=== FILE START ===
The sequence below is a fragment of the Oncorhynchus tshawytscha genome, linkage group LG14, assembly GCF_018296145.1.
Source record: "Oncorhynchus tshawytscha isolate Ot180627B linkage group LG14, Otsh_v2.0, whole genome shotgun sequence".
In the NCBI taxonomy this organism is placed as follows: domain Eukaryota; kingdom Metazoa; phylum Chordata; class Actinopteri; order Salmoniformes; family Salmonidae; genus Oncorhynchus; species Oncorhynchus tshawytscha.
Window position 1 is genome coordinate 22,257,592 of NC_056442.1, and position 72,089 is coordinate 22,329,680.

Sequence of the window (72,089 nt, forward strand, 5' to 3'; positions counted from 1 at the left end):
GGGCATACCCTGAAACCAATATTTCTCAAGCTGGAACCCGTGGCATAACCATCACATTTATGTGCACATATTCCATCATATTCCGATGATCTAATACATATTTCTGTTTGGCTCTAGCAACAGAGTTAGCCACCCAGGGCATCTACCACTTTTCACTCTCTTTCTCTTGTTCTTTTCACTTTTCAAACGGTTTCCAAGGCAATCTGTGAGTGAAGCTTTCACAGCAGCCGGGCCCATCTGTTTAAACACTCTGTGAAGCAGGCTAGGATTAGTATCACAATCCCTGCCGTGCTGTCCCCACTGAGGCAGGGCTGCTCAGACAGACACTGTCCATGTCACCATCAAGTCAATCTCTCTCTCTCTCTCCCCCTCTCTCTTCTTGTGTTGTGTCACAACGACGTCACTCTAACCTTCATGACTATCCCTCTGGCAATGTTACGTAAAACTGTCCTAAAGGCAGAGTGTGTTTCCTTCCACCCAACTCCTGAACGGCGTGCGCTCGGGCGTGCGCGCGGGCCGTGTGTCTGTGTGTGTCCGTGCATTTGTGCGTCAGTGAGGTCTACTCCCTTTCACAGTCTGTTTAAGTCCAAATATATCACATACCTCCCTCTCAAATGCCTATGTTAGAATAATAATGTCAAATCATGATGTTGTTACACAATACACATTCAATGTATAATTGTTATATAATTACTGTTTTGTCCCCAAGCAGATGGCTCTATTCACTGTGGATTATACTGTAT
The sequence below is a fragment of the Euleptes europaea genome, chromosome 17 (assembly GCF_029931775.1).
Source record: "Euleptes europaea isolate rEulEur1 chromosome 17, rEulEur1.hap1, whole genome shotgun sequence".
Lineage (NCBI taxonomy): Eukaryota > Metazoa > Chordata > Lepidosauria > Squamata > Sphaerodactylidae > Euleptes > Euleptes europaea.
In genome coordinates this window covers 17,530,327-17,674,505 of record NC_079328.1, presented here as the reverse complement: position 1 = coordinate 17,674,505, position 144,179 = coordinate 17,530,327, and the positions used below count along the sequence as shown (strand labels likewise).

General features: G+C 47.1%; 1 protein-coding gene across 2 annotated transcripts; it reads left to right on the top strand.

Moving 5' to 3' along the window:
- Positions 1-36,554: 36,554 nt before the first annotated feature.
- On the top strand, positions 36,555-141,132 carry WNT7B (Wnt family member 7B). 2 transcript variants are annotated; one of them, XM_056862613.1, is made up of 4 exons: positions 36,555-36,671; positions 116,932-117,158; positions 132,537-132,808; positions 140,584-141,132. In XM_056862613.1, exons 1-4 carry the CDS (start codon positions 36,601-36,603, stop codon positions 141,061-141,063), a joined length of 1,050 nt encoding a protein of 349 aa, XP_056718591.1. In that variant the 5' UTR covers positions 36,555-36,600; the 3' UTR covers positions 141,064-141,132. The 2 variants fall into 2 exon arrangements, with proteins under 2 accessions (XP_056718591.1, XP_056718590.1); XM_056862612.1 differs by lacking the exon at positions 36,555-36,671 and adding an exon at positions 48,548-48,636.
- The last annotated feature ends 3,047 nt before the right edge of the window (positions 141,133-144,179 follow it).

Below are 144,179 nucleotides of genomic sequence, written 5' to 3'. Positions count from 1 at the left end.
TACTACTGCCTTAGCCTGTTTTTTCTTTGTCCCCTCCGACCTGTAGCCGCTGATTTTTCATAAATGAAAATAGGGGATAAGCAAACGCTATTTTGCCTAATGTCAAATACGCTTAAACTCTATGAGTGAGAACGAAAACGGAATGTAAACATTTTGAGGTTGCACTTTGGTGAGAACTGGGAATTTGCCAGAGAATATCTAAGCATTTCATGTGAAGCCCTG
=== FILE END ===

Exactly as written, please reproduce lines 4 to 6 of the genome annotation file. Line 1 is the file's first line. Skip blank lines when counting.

Window position 1 is genome coordinate 22,257,592 of NC_056442.1, and position 72,089 is coordinate 22,329,680.

Sequence of the window (72,089 nt, forward strand, 5' to 3'; positions counted from 1 at the left end):
GGGCATACCCTGAAACCAATATTTCTCAAGCTGGAACCCGTGGCATAACCATCACATTTATGTGCACATATTCCATCATATTCCGATGATCTAATACATATTTCTGTTTGGCTCTAGCAACAGAGTTAGCCACCCAGGGCATCTACCACTTTTCACTCTCTTTCTCTTGTTCTTTTCACTTTTCAAACGGTTTCCAAGGCAATCTGTGAGTGAAGCTTTCACAGCAGCCGGGCCCATCTGTTTAAACACTCTGTGAAGCAGGCTAGGATTAGTATCACAATCCCTGCCGTGCTGTCCCCACTGAGGCAGGGCTGCTCAGACAGACACTGTCCATGTCACCATCAAGTCAATCTCTCTCTCTCTCTCCCCCTCTCTCTTCTTGTGTTGTGTCACAACGACGTCACTCTAACCTTCATGACTATCCCTCTGGCAATGTTACGTAAAACTGTCCTAAAGGCAGAGTGTGTTTCCTTCCACCCAACTCCTGAACGGCGTGCGCTCGGGCGTGCGCGCGGGCCGTGTGTCTGTGTGTGTCCGTGCATTTGTGCGTCAGTGAGGTCTACTCCCTTTCACAGTCTGTTTAAGTCCAAATATATCACATACCTCCCTCTCAAATGCCTATGTTAGAATAATAATGTCAAATCATGATGTTGTTACACAATACACATTCAATGTATAATTGTTATATAATTACTGTTTTGTCCCCAAGCAGATGGCTCTATTCACTGTGGATTATACTGTAT